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Racial Microaggressions

What Are Racial Microaggressions?

The term racial microaggressions, was first coined by psychiatrist Chester Pierce, MD, in the 1970s. But the concept is also rooted in the work of Jack Dovidio, Ph.D. (Yale University) and Samuel Gaertner, Ph.D. (University of Delaware) in their formulation of aversive racism - many well-intentioned Whites consciously believe in and profess equality, but unconsciously act in a racist manner, particularly in ambiguous situations.

Racial microaggressions are the brief and everyday slights, insults, indignities and denigrating messages sent to people of color by well-intentioned White people who are unaware of the hidden messages being communicated. These messages may be sent verbally ("You speak good English."), nonverbally (clutching one's purse more tightly) or environmentally (symbols like the confederate flag or using American Indian mascots). Such communications are usually outside the level of conscious awareness of perpetrators. 

Many social psychologists suggest that most people harbor unconscious biases and prejudices that leak out in many interpersonal situations and decision points. Getting perpetrators to realize that they are acting in a biased manner is a monumental task because (a) on a conscious level they see themselves as fair minded individuals who would never consciously discriminate, (b) they are genuinely not aware of their biases, and (c) their self image of being "a good moral human being" is assailed if they realize and acknowledge that they possess biased thoughts, attitudes and feelings that harm people of color.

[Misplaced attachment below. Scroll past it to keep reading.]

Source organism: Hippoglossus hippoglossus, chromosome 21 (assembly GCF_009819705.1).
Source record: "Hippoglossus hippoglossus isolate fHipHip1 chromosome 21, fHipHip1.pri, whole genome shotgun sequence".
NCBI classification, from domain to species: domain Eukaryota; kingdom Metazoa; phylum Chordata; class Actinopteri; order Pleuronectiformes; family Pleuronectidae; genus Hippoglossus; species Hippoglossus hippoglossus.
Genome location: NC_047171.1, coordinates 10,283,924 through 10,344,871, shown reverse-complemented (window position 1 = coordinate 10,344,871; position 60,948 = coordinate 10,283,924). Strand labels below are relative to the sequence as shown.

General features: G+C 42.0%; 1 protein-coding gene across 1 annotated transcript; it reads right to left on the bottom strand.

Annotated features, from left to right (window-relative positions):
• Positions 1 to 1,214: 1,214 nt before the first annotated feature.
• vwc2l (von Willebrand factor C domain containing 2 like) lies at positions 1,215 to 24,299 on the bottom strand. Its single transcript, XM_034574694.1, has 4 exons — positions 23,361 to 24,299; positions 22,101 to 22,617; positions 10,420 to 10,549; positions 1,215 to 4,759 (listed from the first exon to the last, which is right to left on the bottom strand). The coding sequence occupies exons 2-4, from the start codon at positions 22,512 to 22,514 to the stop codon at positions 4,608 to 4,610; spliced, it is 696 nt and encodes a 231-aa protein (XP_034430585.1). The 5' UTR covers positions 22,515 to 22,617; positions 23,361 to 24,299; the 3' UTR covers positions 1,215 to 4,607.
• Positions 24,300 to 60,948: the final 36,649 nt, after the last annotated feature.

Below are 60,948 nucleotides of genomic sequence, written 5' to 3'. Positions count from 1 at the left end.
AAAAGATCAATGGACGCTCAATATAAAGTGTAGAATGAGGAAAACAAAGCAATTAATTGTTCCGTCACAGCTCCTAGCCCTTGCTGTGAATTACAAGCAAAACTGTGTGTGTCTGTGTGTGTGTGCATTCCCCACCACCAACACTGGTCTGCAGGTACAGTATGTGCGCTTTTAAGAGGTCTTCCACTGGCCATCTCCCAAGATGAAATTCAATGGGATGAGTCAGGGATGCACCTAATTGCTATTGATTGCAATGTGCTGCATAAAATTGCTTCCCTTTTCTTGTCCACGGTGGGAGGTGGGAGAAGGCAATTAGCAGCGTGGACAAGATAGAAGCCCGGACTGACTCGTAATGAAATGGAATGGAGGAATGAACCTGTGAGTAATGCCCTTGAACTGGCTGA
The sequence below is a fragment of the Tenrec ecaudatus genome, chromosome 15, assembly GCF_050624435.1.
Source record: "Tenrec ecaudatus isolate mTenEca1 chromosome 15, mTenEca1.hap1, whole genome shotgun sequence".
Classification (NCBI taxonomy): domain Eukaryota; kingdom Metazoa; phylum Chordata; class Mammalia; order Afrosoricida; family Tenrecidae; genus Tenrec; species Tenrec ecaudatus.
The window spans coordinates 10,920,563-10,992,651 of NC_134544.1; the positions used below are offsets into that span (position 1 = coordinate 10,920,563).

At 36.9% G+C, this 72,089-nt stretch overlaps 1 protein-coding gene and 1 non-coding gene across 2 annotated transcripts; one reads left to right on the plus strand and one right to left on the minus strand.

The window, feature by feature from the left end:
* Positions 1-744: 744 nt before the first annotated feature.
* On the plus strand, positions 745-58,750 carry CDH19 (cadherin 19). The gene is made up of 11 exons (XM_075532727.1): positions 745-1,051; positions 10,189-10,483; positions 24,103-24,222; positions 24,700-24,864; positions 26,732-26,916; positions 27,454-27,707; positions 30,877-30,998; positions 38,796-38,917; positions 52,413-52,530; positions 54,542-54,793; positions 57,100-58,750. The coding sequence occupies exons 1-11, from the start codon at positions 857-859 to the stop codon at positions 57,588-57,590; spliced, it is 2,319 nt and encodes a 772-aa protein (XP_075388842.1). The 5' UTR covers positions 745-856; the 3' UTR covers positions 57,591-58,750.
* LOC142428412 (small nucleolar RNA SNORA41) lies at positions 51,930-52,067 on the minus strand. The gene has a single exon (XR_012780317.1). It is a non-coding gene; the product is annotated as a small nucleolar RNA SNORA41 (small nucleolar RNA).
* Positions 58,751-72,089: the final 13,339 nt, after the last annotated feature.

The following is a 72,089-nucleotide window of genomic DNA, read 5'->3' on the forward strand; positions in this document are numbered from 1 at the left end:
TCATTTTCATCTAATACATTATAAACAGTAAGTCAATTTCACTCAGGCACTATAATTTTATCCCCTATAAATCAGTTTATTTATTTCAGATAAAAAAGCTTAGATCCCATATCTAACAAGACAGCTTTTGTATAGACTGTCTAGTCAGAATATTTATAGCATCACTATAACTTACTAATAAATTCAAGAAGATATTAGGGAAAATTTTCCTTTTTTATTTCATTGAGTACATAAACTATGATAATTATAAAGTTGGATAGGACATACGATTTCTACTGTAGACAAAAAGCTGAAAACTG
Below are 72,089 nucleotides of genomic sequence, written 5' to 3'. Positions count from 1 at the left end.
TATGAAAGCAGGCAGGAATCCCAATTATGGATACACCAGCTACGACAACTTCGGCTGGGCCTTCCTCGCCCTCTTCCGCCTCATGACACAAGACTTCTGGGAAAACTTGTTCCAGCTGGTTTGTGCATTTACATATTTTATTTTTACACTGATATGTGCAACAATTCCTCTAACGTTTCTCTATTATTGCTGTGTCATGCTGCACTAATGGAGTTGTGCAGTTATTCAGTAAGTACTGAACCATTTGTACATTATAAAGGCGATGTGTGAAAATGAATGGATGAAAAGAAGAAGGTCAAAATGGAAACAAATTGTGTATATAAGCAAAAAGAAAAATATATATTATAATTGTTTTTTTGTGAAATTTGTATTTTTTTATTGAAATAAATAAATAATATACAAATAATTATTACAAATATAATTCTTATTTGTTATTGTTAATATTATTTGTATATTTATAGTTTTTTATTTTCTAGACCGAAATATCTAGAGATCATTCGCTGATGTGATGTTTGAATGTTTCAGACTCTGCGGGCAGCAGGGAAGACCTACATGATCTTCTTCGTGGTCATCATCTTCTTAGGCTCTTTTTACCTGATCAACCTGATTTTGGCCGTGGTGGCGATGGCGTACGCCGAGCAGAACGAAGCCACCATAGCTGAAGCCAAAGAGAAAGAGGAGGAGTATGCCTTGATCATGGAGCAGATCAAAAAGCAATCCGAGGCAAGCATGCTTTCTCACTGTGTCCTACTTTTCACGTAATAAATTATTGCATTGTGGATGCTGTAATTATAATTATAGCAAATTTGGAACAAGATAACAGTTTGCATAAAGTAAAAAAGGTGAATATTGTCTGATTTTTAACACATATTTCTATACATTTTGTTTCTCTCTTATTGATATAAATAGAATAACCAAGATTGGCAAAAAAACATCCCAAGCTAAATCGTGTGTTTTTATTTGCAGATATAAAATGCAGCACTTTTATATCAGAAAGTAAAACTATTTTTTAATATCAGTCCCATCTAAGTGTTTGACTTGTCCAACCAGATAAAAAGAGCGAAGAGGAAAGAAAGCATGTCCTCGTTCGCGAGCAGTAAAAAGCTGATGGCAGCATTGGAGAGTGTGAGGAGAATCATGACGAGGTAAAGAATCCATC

Three types of current racial transgressions are described below:

• Microassaults: Conscious and intentional discriminatory actions: using racial epithets, displaying White supremacist symbols - swastikas, or preventing one's son or daughter from dating outside of their race.

• Microinsults: Verbal, nonverbal, and environmental communications that subtly convey rudeness and insensitivity that demean a person's racial heritage or identity.  An example is an employee who asks a co-worker of color how he/she got his/her job, implying he/she may have landed it through an affirmative action or quota system.

• Microinvalidations: Communications that subtly exclude negate or nullify the thoughts, feelings or experiential reality of a person of color. 

Research suggests that microinsults and microinvalidiations are potentially more harmful because of their invisibility, which puts people of color in a psychological bind: While people of color may feel insulted, they are often uncertain why, and perpetrators are unaware that anything has happened and are not aware they have been offensive. For people of color, they are caught in a Catch-22. If they question the perpetrator, denials are likely to follow. Indeed, they may be labeled "oversensitive" or even "paranoid." If they choose not to confront perpetrators, the turmoil stews and percolates in the psyche of the person taking a huge emotional toll. In other words, they are damned if they do and damned if they don't.

It should be noted that the denials by perpetrators are usually not conscious attempts to deceive; they honestly believe they have done no wrong. Microaggressions hold their power because they are invisible, and therefore they don't allow Whites to see that their actions and attitudes may be discriminatory. Therein lays the dilemma. The person of color is left to question what actually happened. The result is confusion, anger, and an overall draining of energy.